Residents, employees eager for opening of new hospital

March 23, 2007|by JENNIFER FITCH

McCONNELLSBURG, PA. - With an 18-year tenure at Fulton County Medical Center, many people in McConnellsburg know where Lisa Saucier is employed and have been asking about the coming move to a facility double the size of her existing workplace.

"We've heard several people say they want to be the first patient," Saucier said.

Saucier, a licensed practical nurse in the emergency room, joins her colleagues in saying she is most excited for "more room."

The new $37 million hospital on Peach Orchard Road has stayed on budget and on schedule, with officials anticipating a December opening.

The main thing they highlight is the sheer size of the new medical center, which is 100,000 square feet compared with 49,000 square feet at the current site.


Walking around the new building's shell Thursday, Development Director Cheryl Brown paused outside the long-term care wings and said, "This is where I start to get lost."

Long-term care residents will go from an institutional-type setting to one that feels more like home, Marketing Director Misty Hershey said.

"Long-term care is like a nursing home, so our residents are here for the rest of their lives," Brown said.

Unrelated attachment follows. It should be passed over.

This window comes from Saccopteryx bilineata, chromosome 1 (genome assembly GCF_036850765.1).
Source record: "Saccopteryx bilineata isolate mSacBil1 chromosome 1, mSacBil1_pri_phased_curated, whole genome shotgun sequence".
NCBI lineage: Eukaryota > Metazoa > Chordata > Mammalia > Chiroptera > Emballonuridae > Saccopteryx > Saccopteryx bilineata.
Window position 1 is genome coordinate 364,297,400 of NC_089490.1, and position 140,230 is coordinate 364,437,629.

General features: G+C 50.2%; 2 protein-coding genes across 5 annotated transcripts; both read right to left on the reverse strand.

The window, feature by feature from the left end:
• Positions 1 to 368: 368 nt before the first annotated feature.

Long-term care patients will be paired in a room but have a half wall dividing the space. Each room has a window.

"I just can't wait to see the residents out here, enjoying the facility. Right now, they're looking at a parking lot," Hershey said.

Officials are treating construction, which started in April 2006, as the first in a series of phases. They plan to add an additional long-term care wing, administrative offices and a wellness center on the 22-acre site, Brown said.

About $540,000 remains to be raised for the new medical center, according to Brown.

"We have raised three-quarters of a million dollars since July 1," Brown said.

The number of long-term care beds will increase from 57 to 67 with the move. The medical center will continue to maintain 21 acute-care beds.

"We're thinking the entire move process will take six days," Brown said.

Consideration is being given to the future of the existing First Street medical center, which was built in 1950. Operations will be split between the facilities initially.

Brown and Hershey feel that patients and staff will benefit most from having services grouped in the single-story facility, where drywall is being installed.

"When you walk in the main entrance as an outpatient, everything is at your fingertips," Brown said.

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